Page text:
june 2019 Best Children's Books

Some People Do book
#37
Some People Do
Written by Frank Lowe and illustrated by Josh Hara
picture book
Recommend Ages: 5-7

As a parent, discussing diversity with your child can be difficult, especially if you have your own questions. Some People Do boils this topic down to provide the simplest of answers. By the time your child finishes reading this book, they will have been introduced to all facets of people, without any one being more revered than the other.

All of Me book
#38
All of Me
Written by Chris Baron
chapter book
Recommend Ages: 8-12

Ari has body-image issues. After a move across the country, his parents work selling and promoting his mother’s paintings and sculptures. Ari’s bohemian mother needs space to create, and his father is gone for long stretches of time on “sales” trips. Meanwhile, Ari makes new friends: Pick, the gamer; the artsy Jorge, and the troubled Lisa. He is also relentlessly bullied because he’s overweight, but he can’t tell his parents—they’re simply not around enough to listen. After an upsetting incident, Ari’s mom suggests he go on a diet, and she gives him a book to help. But the book—and the diet—can’t fix everything. As Ari faces the demise of his parents’ marriage, he also feels himself changing, both emotionally and physically. Here is a much-needed story about accepting the imperfect in oneself and in life.

Hey, Dog book
#39
Hey, Dog
Written by Tony Johnston and illustrated by Jonathan Nelson
picture book
Recommend Ages: 4-8

A boy cares for, feeds, and helps an abused stray dog to learn to trust humans again.

Samuel Morse, That's Who! book
#40
Samuel Morse, That's Who!
Written by Tracy Nelson Maurer and illustrated by El Primo Ramón
picture book
Recommend Ages: 4-8

Back in the 1800s, information traveled slowly. Who would dream of instant messages? Samuel Morse, that’s who! Who traveled to France, where the famous telegraph towers relayed 10,000 possible codes for messages depending on the signal arm positions—only if the weather was clear? Who imagined a system that would use electric pulses to instantly carry coded messages between two machines, rain or shine? Long before the first telephone, who changed communication forever? Samuel Morse, that’s who!

This dynamic and subtsantive biography celebrates an early technology pioneer. Perfect for fans of Gene Barretta’s popular inventor series.

Tropical Terry book
#41
Tropical Terry
Written and illustrated by Jarvis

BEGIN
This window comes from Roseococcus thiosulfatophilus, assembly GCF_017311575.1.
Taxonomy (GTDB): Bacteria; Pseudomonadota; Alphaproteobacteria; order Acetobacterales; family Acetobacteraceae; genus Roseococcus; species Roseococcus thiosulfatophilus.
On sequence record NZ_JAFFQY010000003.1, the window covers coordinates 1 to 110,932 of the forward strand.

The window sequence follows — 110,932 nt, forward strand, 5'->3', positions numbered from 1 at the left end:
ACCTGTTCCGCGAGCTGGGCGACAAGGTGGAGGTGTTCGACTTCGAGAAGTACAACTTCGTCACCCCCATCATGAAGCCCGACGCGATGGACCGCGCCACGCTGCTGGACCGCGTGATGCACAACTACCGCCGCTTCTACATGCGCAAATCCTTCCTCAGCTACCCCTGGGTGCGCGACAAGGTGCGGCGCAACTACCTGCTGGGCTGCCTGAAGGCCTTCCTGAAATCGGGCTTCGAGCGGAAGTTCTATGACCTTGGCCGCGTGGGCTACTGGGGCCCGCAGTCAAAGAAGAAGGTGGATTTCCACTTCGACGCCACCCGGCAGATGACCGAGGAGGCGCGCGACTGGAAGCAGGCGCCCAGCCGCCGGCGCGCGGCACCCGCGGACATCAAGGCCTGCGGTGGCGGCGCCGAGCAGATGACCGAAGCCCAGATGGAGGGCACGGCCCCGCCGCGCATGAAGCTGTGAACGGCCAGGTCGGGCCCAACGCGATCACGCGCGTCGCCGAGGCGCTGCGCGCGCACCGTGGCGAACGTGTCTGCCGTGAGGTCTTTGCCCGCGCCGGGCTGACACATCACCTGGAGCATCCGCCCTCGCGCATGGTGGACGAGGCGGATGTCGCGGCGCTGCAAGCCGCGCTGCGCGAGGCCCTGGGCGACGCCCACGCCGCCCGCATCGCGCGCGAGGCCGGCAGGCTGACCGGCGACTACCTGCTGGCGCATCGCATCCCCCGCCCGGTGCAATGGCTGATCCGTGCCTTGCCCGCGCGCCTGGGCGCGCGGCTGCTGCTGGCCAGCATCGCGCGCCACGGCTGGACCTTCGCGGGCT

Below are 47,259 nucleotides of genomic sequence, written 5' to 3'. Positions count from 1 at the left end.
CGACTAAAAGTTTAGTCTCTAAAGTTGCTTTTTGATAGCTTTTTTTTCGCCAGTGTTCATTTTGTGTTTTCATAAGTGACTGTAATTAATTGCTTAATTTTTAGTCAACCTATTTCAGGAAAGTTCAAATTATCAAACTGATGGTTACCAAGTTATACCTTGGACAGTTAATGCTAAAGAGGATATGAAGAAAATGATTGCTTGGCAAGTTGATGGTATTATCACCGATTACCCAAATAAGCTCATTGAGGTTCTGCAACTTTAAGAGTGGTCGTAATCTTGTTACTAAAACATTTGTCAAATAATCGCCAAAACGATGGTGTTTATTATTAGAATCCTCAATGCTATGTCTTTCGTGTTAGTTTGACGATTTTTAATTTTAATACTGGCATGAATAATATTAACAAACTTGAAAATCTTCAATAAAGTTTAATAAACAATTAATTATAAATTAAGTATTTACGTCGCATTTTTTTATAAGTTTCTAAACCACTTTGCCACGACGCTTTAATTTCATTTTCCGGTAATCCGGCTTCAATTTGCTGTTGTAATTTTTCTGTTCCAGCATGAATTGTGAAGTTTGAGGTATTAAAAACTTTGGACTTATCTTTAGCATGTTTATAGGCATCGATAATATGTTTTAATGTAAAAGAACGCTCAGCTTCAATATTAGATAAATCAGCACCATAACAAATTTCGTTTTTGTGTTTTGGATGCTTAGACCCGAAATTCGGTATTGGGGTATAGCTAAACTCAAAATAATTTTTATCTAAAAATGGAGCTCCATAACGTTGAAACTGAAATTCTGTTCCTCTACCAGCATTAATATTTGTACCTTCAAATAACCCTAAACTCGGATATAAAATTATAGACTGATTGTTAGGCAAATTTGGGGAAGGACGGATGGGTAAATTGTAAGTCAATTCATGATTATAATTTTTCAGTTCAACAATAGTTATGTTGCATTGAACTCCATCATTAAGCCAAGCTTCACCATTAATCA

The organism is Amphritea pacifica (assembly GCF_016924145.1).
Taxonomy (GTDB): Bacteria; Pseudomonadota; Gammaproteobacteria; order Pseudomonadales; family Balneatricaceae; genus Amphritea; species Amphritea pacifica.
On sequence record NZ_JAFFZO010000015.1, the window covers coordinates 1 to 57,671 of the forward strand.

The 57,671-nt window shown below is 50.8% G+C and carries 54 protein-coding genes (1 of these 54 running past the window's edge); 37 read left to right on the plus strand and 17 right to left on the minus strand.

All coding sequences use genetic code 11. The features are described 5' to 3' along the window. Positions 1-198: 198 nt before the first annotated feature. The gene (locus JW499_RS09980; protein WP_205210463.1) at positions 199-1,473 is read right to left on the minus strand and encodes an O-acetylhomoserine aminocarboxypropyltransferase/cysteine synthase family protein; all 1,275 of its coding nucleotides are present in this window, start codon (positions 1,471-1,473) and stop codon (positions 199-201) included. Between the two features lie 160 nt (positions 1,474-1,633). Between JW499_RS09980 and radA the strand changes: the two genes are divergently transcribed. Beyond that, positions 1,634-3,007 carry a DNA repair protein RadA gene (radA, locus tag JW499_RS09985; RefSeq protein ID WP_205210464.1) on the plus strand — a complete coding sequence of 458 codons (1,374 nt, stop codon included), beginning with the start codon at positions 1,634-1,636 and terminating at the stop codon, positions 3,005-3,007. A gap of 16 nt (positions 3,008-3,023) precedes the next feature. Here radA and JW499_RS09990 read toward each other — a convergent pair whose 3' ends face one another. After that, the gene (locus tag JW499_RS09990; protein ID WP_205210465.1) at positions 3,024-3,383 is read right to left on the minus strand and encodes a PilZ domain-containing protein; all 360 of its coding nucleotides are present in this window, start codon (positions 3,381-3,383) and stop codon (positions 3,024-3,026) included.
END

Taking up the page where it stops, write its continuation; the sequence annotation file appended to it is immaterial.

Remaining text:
picture book
Recommend Ages: 2-5

From author-illustrator Jarvis comes a buoyant underwater tale about a little blue fish who learns that being dazzling isn’t what makes you special. Coral Reef City is home to the most brilliant tropical fish in the ocean. Sparkling and multicolored, they swim around and around, showing off. And then there’s Terry. Small, blue, and ordinary, Terry spends his days playing hiding games with his friends and wishing the tropical fish would play with him, too. So with the help of his friends, Terry fashions a flashy, dazzling costume and transforms into Tropical Terry. But life as the center of attention isn’t quite everything Terry dreamed it would be — especially once Eddie the Eel shows up, hungry for dinner. In a bright, cheerful story, Jarvis uses his vibrant art and heartwarming wit to prove that sometimes the things you thought made you unremarkable are actually the most special qualities of all.

  1. Nadya Skylung and the Masked Kidnapper - Nadya Skylung paid a high price when she defeated the pirates on the cloudship Remora- She lost her leg. But has she lost her nerve too? When Nadya and the rest of the crew of the cloudship Orion reach the port of Far Agondy, they have a lot to do, including a visit to Machinist Gossner’s workshop to have a prosthetic made for Nadya. But though the pirates are far away across the Cloud Sea, Nadya and her friends are still not safe. A gang leader called Silvermask is kidnapping skylung and cloudling children in Far Agondy. When Nadya’s friend Aaron is abducted, Nayda will stop at nothing to save him and the other missing kids, and put a stop to Silvermask once and for all.